What's the Alcohol Content in Hard Apple Cider?

by Brewsy Recipe Team
mon, sep 12, 22

What's the Alcohol Content in Hard Apple Cider?

 

If you were to look up what the alcohol content of cider is, you might get an answer of zero which is perfectly acceptable because cider in the US generally refers to pure and raw apple juice from freshly pressed apples, so the better question would be: what is the alcohol content of hard cider?

 

It is not surprising that hard cider is a popular alcoholic drink since it is both refreshing and, well, alcoholic, and that is the biggest difference between cider and hard cider: the inclusion of alcohol. However, in some parts of the US, and the majority of the UK and Europe it is simply known as cider. As for alcohol content, or alcohol by volume (ABV), it can vary from brand to brand, and process to process. Even homemade cider's ABV can vary due to a number of factors including time for which it fermented.

 

On average, though, hard cider tends to range from 4.5-7%. This number is specific in the sense that for it to qualify as hard cider it must be within that range. Although some ciders can go up to 10-12%, this is entering apple wine territory, but if it still considered a cider if it is a dry one which is expected with higher ABVs as the yeast consumes most, if not all, of the sugar found in the apples as well as any additional sugar. If a high ABV cider is carbonated, however, it still remains as a cider, not a wine.

 

Since it is not a wine, is hard cider considered a beer? That, it is not either. To quality as beer, the beverage must be primarily made from grains and hops. Although, there are modern beers to which flavors have been given such as apple, and the flavor is as you would expect but not in a bad way. Yes, you can still taste the beer but also tastes like a cider. It is quite a nice drink on a hot summer day.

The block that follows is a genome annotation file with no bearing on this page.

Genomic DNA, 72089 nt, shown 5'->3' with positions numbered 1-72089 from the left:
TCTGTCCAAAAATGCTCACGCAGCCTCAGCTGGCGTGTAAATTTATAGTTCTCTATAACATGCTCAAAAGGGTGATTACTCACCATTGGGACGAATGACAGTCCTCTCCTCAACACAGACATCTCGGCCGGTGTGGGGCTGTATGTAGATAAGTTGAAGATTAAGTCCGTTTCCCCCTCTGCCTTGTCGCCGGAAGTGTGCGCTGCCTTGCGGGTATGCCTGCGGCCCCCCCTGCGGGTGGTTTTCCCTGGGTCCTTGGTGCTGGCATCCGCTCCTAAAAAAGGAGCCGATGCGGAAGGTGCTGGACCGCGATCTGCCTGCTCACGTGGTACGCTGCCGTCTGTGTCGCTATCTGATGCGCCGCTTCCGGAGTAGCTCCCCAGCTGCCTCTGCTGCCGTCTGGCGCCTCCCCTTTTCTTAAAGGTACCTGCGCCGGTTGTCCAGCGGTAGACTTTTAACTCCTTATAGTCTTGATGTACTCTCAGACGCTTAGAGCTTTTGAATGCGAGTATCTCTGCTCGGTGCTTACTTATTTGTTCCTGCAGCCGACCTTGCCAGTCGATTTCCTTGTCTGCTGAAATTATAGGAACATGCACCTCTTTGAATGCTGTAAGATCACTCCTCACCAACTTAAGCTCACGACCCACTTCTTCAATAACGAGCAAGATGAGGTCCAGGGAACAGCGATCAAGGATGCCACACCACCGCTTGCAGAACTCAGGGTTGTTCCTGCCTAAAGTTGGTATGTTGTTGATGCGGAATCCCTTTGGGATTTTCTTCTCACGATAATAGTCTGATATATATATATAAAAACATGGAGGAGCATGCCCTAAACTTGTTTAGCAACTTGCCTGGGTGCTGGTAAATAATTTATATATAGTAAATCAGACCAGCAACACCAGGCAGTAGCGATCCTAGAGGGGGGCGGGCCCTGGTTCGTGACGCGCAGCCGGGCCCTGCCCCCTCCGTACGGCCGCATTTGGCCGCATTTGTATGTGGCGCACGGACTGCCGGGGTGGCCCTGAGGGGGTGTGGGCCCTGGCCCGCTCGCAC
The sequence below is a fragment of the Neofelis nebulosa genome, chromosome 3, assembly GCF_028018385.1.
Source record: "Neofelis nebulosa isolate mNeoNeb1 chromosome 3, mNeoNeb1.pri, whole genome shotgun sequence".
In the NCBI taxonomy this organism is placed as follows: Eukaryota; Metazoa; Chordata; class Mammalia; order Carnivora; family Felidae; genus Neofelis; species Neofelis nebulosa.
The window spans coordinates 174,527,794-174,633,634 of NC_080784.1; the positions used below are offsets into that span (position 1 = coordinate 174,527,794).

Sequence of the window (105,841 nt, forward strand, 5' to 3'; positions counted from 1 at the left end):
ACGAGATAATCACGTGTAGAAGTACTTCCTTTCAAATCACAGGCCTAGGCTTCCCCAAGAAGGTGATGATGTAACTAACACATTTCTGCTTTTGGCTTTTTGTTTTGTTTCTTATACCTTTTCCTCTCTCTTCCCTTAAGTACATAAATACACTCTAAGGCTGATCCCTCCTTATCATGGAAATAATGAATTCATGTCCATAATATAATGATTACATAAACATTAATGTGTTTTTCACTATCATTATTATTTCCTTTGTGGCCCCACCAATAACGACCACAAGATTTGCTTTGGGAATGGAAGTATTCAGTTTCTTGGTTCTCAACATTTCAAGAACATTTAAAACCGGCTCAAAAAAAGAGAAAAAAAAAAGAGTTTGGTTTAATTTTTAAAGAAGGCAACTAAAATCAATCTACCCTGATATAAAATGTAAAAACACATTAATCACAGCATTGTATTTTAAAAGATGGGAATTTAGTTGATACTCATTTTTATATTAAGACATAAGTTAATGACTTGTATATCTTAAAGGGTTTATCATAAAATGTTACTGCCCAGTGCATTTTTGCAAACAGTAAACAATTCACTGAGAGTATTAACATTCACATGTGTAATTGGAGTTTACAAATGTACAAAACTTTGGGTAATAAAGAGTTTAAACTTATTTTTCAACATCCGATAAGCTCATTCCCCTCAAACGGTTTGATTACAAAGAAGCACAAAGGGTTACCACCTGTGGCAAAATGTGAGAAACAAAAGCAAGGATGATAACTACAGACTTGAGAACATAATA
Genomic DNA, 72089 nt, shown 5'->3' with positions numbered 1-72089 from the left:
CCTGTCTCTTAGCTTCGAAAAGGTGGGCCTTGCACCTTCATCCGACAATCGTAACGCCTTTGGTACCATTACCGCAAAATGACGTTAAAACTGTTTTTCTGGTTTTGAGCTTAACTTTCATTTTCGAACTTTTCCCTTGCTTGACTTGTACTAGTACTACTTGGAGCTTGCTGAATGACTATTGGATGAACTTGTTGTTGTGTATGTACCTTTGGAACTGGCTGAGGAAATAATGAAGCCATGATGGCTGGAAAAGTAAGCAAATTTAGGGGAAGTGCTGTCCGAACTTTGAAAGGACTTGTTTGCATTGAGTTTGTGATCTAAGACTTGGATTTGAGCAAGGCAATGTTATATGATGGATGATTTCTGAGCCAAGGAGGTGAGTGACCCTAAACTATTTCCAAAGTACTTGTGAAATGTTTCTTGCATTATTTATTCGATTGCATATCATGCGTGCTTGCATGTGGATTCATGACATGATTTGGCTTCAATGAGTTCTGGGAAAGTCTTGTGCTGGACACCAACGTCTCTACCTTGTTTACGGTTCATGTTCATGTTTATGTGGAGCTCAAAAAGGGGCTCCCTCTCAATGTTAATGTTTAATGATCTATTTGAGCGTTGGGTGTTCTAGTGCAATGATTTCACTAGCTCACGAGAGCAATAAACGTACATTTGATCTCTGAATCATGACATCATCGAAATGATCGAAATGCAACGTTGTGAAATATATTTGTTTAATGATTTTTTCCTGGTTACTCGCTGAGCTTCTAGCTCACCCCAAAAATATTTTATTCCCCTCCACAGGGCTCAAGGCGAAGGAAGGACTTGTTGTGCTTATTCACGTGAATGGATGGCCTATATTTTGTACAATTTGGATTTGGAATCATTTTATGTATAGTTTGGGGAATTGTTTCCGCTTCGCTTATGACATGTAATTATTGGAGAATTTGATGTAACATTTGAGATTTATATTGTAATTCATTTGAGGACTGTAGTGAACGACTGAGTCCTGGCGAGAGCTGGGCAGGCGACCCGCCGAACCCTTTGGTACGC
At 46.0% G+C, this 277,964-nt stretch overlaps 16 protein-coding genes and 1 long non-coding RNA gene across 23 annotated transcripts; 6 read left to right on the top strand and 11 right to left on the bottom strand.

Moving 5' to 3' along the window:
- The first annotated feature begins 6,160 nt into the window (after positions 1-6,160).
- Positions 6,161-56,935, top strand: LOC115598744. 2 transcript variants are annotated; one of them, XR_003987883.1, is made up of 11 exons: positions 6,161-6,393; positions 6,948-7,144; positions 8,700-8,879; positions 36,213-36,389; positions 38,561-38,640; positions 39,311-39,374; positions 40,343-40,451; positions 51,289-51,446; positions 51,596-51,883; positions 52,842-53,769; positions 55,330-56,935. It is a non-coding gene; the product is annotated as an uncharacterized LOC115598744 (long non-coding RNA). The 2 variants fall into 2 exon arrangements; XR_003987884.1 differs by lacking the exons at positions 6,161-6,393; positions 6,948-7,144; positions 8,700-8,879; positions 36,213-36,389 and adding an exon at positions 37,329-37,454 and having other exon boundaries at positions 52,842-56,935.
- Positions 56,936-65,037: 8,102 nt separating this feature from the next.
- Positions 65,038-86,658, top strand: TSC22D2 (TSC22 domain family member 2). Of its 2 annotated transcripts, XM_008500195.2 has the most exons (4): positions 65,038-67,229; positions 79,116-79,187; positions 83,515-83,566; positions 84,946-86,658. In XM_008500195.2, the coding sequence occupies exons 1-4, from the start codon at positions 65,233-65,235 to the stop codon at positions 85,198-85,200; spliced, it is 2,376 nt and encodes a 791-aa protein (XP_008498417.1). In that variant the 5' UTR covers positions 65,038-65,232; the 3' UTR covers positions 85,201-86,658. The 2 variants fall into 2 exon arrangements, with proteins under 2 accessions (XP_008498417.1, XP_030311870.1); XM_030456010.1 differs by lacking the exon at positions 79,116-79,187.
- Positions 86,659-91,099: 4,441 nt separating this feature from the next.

There are also different types of cider whose ABV can vary within their own ranges. There are dry ciders which tend to contain the most alcohol and are known to be aged in oak barrels, and have around 0.5% residual sugar. Next is the off-dry which has about 1-2% residual sugar, still quite dry. Lastly, there are the semi-sweet and semi-dry varieties whose residual sugar range is between 2-4%. The latter two tend to have the most appley flavors of all three types of cider, but also tend to have the least amount of alcohol of the three.

 

Between all the different kinds of ciders and variations on ABV, there is bound to be a type for every person who likes cider.

 

Want to know how cider is made? Brewsy has two articles on them; one for apple juice, and another for fresh-pressed apples. Either of them will make for a great cider that can be consumed all throughout the year, or in autumn when fresh apple cider is widely available.

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